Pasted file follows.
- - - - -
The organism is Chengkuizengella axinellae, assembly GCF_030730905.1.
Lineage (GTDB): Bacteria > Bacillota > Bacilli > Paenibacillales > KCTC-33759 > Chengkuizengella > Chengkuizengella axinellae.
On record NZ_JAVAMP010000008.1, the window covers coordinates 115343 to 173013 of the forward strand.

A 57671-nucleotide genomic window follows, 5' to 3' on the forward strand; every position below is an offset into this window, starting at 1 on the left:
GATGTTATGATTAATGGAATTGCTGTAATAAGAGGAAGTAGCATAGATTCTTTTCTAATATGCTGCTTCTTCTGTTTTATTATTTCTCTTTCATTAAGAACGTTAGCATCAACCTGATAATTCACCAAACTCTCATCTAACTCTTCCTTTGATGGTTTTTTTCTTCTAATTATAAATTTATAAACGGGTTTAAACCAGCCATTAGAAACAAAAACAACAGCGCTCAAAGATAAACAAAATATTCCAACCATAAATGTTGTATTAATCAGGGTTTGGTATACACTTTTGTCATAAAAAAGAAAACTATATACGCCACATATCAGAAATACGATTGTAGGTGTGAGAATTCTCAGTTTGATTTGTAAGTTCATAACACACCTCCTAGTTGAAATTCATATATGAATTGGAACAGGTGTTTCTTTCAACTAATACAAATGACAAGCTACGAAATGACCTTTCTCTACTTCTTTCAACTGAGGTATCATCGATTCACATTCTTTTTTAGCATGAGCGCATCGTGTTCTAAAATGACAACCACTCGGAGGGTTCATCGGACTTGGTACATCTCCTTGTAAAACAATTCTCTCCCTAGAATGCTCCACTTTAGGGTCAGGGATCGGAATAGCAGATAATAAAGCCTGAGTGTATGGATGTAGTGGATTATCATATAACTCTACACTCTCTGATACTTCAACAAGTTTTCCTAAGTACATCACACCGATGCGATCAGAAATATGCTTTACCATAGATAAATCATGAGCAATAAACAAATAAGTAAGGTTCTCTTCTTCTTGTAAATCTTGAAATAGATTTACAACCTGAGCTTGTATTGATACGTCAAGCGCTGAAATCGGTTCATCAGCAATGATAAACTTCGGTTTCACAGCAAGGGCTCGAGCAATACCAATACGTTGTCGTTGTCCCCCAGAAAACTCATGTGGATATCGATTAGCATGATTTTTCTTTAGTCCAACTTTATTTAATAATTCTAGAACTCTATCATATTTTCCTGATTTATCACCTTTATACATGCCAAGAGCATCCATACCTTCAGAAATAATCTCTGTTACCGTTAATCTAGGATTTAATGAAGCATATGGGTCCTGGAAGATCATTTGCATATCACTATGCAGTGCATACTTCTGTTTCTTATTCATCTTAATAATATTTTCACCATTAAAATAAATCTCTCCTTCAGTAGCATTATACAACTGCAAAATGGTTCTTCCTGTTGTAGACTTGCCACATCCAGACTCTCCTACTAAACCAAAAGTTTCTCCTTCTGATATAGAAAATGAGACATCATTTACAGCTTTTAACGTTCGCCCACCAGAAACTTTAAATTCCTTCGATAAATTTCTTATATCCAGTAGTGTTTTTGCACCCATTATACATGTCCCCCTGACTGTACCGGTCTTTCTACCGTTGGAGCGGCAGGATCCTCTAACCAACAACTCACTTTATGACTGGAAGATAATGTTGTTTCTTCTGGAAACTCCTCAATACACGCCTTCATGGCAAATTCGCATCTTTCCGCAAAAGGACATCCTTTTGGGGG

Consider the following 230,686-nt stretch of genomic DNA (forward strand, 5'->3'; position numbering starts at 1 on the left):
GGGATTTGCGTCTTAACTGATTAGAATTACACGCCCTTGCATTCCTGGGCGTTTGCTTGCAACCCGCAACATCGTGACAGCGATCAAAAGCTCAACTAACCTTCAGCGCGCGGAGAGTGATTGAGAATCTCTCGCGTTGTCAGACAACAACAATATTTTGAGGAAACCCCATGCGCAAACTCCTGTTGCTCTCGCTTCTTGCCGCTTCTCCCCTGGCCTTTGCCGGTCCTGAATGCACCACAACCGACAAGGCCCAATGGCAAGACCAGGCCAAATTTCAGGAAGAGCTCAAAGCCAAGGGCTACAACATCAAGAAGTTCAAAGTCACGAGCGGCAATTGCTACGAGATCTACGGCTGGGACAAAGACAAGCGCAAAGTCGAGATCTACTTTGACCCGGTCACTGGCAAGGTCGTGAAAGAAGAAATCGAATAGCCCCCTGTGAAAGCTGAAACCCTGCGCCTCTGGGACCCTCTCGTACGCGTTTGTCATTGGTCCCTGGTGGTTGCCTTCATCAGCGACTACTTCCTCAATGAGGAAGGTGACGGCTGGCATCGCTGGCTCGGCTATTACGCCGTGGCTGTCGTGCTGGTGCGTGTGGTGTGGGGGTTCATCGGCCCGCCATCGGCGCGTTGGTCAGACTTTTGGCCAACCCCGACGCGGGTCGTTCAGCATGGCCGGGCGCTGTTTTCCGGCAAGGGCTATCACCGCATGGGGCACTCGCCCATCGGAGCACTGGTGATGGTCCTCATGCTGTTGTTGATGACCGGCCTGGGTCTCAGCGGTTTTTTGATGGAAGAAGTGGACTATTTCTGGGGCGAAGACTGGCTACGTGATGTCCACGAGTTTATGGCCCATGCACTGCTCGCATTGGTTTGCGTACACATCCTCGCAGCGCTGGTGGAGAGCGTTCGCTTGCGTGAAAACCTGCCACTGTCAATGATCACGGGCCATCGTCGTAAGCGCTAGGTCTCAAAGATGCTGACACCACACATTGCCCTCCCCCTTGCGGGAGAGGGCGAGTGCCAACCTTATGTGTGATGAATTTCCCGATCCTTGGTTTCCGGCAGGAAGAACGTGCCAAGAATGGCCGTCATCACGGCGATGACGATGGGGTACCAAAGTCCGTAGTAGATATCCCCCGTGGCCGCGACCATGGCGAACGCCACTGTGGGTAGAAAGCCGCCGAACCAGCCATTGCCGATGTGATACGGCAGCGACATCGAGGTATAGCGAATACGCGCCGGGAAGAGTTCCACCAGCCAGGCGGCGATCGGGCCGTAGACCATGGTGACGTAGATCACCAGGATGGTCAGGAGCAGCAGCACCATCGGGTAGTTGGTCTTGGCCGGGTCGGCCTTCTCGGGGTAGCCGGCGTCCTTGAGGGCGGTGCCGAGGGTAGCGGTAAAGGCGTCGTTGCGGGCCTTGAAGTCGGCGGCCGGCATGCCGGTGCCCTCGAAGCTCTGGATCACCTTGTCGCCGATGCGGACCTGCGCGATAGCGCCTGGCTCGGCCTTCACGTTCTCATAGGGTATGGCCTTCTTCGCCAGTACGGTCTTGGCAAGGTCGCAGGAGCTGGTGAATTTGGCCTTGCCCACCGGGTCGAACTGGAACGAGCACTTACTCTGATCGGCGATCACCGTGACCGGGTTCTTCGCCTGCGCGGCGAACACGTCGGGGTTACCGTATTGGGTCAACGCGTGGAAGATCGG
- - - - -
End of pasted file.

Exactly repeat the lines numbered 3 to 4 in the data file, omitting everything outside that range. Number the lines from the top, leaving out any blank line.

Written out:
On record NZ_JAVAMP010000008.1, the window covers coordinates 115343 to 173013 of the forward strand.

A 57671-nucleotide genomic window follows, 5' to 3' on the forward strand; every position below is an offset into this window, starting at 1 on the left: